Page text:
You are the owner of this article.

Valley of the Roses’ owner is a jean-ius

  • 0
  • 3 min to read

Courtesy of Viola Mitchell

Valley of Roses Boutique, a family established vintage clothing store in the building that was once Bruce Lee’s first martial arts school, just recently celebrated its 20th anniversary. It’s a bit of a walk, but worth the journey up the Ave any day of the week. They carry men’s, women’s, and children’s vintage clothes, all in good condition. I went this week to interview the owner, Mary Ghoddousi. 

The outside of Valley of Roses is colorful and welcoming. There’s a sale rack by the front door, and Ghoddousi warmly welcomes all the customers coming in. Within the shop, there’s an eclectic and plentiful bounty of high-quality pieces ranging from jackets to a collection of hats. Whatever you’re looking for, Valley of Roses is likely to have it. 


According to Ghoddousi, entrepreneurship runs in her family. Ghoddousi herself planned to open a vintage shop in high school and in 2000, she succeeded. The shop (currently known as Valley of Roses Boutique but in the process of being changed) has a family feel. During the 45 minutes or so I was there, multiple long-time customers came in and if you go onto Valley of Roses’ social media, there are pictures of customers posing in the vintage clothes they bought. The store is chock full of amazing, unique finds and you feel like Ghoddousi is invested in your experience. 

I asked Ghoddousi how she gets all of the items in the store because there was such a variety of pieces offered. She explained that there are four ways Valley of Roses gets the items it sells. Some vintage items come from rare vintage dealers or antiquing trips taken by Ghoddousi. The store also imports vintage jewelry and rugs from Afghanistan and Ghoddousi also goes to fairs to meet local artists.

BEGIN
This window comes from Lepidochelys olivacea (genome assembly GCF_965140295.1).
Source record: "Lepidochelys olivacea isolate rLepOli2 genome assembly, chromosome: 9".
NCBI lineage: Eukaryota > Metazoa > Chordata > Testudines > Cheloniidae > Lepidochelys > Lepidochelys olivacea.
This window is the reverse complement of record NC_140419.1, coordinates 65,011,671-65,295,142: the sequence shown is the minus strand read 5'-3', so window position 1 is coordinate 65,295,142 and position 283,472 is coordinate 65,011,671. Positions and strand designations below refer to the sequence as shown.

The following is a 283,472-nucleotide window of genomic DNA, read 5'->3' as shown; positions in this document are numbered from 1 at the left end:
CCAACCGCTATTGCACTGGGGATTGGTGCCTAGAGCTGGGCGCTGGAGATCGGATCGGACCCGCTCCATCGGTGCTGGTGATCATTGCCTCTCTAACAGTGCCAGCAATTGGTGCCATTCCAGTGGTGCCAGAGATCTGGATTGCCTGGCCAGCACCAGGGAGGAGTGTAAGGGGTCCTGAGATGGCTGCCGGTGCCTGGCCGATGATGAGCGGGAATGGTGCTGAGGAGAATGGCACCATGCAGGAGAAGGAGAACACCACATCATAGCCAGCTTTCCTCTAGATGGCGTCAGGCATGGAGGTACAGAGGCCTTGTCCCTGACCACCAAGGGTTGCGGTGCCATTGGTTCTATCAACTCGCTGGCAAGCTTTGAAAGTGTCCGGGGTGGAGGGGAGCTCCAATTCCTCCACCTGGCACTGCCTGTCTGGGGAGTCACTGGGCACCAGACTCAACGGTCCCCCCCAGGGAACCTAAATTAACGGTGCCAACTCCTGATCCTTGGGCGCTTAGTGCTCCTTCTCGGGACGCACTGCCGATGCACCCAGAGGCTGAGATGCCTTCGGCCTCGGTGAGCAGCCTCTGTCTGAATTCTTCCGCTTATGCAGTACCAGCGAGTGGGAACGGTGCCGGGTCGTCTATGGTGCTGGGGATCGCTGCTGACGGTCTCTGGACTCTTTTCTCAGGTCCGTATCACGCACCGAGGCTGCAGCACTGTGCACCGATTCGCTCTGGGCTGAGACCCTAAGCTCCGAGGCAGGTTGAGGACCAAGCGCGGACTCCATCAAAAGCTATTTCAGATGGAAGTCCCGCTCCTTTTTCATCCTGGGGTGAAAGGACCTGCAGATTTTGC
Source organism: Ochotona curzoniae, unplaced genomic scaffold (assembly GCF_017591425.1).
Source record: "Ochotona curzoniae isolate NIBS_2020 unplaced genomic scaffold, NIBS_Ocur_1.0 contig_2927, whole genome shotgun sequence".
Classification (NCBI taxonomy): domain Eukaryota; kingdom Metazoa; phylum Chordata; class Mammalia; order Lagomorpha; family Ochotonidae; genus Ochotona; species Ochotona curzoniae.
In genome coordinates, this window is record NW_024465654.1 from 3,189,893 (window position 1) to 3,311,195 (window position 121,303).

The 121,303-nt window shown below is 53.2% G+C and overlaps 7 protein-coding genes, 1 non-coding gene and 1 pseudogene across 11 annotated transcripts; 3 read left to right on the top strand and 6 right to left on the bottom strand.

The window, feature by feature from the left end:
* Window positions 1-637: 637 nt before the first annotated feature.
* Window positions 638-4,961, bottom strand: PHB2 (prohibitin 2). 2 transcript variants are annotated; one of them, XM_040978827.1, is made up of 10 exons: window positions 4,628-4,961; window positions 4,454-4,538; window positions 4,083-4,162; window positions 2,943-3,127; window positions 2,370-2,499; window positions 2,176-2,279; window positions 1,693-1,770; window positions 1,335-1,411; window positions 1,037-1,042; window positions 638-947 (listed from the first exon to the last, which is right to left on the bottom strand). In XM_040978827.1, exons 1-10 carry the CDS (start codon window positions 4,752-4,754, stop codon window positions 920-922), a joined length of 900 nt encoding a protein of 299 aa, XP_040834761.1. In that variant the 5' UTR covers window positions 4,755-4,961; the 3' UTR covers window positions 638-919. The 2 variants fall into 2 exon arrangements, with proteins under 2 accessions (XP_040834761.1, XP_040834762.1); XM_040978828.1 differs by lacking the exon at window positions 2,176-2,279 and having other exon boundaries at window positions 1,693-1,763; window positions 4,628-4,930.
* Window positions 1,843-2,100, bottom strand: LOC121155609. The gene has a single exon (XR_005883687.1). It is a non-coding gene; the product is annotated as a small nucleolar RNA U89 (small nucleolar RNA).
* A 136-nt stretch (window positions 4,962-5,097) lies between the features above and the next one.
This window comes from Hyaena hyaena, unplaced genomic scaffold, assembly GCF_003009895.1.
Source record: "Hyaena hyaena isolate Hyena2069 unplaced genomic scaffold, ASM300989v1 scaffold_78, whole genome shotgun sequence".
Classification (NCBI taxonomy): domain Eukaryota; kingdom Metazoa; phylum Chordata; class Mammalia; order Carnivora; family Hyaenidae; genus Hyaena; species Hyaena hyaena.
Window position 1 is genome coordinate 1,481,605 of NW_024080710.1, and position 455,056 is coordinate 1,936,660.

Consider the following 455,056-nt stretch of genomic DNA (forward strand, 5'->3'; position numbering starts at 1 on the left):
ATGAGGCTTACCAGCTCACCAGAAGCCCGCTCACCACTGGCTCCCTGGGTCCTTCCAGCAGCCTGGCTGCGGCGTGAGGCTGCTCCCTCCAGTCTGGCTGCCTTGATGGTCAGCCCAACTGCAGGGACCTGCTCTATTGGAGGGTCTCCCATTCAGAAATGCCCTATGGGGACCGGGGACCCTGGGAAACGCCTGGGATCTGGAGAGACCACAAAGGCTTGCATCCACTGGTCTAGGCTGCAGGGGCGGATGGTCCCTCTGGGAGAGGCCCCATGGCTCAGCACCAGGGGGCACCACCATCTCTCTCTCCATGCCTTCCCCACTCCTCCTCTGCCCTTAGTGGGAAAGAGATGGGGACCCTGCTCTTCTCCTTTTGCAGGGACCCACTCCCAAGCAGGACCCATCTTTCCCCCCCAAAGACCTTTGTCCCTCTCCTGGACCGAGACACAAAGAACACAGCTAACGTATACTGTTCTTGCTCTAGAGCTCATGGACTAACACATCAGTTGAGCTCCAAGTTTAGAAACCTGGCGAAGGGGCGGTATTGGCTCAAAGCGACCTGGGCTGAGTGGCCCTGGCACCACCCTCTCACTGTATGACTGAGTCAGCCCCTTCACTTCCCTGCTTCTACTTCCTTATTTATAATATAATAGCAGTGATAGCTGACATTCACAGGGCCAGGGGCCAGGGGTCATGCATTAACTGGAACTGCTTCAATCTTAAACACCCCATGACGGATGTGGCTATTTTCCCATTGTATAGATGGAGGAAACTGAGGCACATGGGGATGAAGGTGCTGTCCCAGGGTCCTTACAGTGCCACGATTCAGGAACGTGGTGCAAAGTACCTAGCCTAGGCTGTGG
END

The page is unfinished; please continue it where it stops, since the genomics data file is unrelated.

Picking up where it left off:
Having local products is an important aspect of Valley of Roses. To her, it’s one of the most significant parts of vintage shopping because it allows the store to showcase the local artist community. 

“I think vintage shopping is important because it’s eco-friendly and helps save the Earth,” Ghoddousi said. “And we’re supporting local artists and international artists with unique pieces.” 


Courtesy of Viola Mitchell

Valley of Roses is not a chain thrift store like Buffalo Exchange or Crossroads Trading, making the shopping experience feel more intimate. There’s a clear personal touch to the layout of the store and the items sold are curated to fit a specific vibe. Every item is quality, name-brand vintage, like Levi’s or Pendleton and before being sold, all the clothes are washed. 

Valley of Roses also stands out for the amount of turquoise jewelry it carries, as it is something Ghoddousi looks for if she’s shopping for herself. However, her favorite pieces in the store are the perfect-condition 1950s dresses, which hang along the back wall in a delightful rainbow. When looking at them, it feels like you’ve stepped back in time. 

If what I've already written hasn't convinced you to check out Valley of Roses, then maybe this will: Ghoddousi is known as the jean whisperer. She says she can look at anyone who walks in, any size, and find the perfect pair of jeans for them. She has the magic touch, or as my roommate says, is a “jean-ius.”

If you don't have someone who can just find the perfect pants for you, or if you aren’t sure how to start vintage shopping, Ghoddousi has some advice. 

“I think it’s best to start on the Ave, it’s probably the most affordable,” she said. 


Courtesy of Viola Mitchell

She’s been on the Ave since before Valley of Roses opened. Before I left, she pulled out a black-and-white photo album filled with film photographs she had taken of different people on the Ave during her teenage years. She pointed out the boy who worked at another vintage shop on the Ave, explaining that everyone had a crush on him back in the day. It helped tie the store to the evolution of the Ave. Valley of Roses is a quintessential stop if you want to understand the history of the U-District. 

The key takeaway I got from my visit was to not be intimidated by vintage shopping. 

Vintage shopping and thrift shopping are slightly different, though the end result is similar: looking cute while reducing your carbon footprint and helping break consumer culture cycles. If you’re looking for a good experience, a vintage piece for a specific look, or just want to find something truly one-of-a-kind, I highly recommend journeying up to Valley of Roses Vintage. 

Reach columnist Zoe Schenk at Twitter: @schenk_zoe

Like what you’re reading? Support high-quality student journalism by donating here.

(0) comments

Welcome to the discussion.

Keep it Clean. Please avoid obscene, vulgar, lewd, racist or sexually-oriented language.
Don't Threaten. Threats of harming another person will not be tolerated.
Be Truthful. Don't knowingly lie about anyone or anything.
Be Nice. No racism, sexism or any sort of -ism that is degrading to another person.
Be Proactive. Use the 'Report' link on each comment to let us know of abusive posts.
Share with Us. We'd love to hear eyewitness accounts, the history behind an article.